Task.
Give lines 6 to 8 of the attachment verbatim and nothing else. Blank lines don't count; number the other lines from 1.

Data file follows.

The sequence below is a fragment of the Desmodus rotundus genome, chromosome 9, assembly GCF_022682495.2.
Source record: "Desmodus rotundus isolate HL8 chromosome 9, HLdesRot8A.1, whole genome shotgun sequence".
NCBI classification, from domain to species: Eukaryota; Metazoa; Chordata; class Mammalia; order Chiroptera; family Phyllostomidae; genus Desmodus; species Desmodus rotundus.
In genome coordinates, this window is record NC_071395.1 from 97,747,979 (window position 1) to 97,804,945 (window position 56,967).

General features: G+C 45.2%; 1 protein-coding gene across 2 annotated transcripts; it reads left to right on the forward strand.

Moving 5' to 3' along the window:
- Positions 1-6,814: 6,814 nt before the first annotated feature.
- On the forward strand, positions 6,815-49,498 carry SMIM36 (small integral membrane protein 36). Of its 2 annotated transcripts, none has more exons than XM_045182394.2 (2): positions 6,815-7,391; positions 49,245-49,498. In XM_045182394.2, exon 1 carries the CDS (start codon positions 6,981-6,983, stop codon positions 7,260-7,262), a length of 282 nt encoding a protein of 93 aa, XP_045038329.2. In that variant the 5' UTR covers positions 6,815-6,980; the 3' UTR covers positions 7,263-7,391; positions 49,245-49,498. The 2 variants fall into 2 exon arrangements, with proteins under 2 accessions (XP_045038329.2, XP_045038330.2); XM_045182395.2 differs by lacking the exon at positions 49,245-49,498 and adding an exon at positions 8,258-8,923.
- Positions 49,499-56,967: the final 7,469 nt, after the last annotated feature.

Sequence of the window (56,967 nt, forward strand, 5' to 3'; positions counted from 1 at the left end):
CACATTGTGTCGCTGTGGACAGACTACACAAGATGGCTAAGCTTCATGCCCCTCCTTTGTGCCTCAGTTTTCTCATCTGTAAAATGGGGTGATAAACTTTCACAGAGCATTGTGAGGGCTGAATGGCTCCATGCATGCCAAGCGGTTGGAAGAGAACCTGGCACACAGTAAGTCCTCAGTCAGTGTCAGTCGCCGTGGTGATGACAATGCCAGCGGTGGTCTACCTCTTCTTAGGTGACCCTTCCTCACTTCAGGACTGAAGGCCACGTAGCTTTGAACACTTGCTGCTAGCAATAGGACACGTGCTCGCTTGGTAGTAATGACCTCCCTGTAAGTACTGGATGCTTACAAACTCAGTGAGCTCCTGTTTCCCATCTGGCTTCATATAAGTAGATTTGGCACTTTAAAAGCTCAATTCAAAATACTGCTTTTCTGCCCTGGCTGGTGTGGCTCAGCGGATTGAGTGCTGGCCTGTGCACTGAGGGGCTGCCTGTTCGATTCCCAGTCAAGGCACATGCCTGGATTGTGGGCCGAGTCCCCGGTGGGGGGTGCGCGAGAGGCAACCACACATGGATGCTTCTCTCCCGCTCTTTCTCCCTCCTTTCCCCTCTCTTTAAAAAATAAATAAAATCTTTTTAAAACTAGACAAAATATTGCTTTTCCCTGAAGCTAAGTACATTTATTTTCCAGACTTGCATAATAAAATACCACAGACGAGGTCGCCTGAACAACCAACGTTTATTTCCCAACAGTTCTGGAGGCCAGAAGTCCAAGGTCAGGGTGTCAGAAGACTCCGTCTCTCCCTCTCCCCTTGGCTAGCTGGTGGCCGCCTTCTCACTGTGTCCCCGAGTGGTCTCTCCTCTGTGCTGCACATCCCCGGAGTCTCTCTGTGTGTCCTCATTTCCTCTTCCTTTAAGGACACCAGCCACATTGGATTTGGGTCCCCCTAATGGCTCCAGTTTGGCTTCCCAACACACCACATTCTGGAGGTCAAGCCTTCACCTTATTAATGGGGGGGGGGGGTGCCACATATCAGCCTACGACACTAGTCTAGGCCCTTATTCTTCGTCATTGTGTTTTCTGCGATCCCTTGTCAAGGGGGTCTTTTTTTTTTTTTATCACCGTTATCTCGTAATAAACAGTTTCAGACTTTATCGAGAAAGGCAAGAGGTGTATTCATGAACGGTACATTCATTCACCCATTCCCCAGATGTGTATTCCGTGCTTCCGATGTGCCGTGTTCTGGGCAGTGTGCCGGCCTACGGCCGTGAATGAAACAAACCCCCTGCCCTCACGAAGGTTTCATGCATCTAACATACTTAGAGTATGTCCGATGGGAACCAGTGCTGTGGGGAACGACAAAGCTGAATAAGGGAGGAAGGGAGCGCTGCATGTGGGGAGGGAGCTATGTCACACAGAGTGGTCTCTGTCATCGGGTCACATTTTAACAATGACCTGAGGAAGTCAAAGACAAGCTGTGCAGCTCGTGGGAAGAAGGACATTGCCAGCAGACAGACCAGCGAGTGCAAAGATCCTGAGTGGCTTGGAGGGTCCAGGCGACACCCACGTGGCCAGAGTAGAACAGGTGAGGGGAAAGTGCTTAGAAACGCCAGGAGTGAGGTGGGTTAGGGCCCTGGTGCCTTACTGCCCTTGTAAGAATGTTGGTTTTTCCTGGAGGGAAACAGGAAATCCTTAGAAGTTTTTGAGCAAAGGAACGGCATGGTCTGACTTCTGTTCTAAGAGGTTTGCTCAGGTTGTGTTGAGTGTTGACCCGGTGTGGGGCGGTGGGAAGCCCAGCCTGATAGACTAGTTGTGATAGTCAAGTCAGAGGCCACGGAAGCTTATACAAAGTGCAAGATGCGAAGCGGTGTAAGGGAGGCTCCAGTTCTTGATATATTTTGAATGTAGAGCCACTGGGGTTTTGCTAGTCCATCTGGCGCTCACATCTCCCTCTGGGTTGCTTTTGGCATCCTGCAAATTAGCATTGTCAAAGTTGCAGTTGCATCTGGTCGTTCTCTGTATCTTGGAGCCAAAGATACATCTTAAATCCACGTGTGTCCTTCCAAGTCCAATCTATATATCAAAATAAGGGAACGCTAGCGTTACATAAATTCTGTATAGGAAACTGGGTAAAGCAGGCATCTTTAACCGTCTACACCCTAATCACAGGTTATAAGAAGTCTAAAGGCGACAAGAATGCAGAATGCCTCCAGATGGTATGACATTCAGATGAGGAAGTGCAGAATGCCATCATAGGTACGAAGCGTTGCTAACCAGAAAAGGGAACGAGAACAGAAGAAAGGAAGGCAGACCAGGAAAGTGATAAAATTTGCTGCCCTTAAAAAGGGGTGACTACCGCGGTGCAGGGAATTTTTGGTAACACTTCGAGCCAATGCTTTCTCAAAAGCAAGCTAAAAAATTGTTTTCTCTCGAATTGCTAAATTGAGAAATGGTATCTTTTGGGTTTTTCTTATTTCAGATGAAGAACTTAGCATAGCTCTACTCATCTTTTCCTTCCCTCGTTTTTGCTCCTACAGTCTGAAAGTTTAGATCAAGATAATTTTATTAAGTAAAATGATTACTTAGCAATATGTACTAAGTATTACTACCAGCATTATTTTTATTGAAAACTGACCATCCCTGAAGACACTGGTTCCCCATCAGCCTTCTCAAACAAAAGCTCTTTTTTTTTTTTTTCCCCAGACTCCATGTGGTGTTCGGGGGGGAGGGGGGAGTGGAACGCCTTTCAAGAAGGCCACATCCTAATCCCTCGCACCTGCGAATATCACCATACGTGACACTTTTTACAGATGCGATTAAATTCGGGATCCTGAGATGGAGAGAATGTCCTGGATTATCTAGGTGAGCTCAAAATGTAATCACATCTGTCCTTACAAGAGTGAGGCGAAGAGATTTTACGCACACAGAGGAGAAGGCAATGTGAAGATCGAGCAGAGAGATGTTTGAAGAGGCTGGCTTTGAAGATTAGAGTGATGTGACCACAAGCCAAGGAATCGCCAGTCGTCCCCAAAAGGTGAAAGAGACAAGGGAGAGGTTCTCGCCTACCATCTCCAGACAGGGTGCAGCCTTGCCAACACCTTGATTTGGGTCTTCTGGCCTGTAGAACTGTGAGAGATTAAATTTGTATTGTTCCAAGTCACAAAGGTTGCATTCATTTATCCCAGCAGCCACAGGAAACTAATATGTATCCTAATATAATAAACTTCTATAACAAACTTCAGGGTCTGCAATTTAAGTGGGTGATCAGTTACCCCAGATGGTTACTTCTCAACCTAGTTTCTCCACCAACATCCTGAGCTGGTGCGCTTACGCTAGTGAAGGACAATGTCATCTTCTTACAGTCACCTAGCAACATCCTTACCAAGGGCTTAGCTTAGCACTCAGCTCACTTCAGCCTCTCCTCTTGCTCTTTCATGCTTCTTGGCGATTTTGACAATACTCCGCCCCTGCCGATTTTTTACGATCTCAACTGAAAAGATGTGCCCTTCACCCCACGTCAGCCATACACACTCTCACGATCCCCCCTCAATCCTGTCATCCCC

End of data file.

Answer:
Moving 5' to 3' along the window:
- Positions 1-6,814: 6,814 nt before the first annotated feature.
- On the forward strand, positions 6,815-49,498 carry SMIM36 (small integral membrane protein 36). Of its 2 annotated transcripts, none has more exons than XM_045182394.2 (2): positions 6,815-7,391; positions 49,245-49,498. In XM_045182394.2, exon 1 carries the CDS (start codon positions 6,981-6,983, stop codon positions 7,260-7,262), a length of 282 nt encoding a protein of 93 aa, XP_045038329.2. In that variant the 5' UTR covers positions 6,815-6,980; the 3' UTR covers positions 7,263-7,391; positions 49,245-49,498. The 2 variants fall into 2 exon arrangements, with proteins under 2 accessions (XP_045038329.2, XP_045038330.2); XM_045182395.2 differs by lacking the exon at positions 49,245-49,498 and adding an exon at positions 8,258-8,923.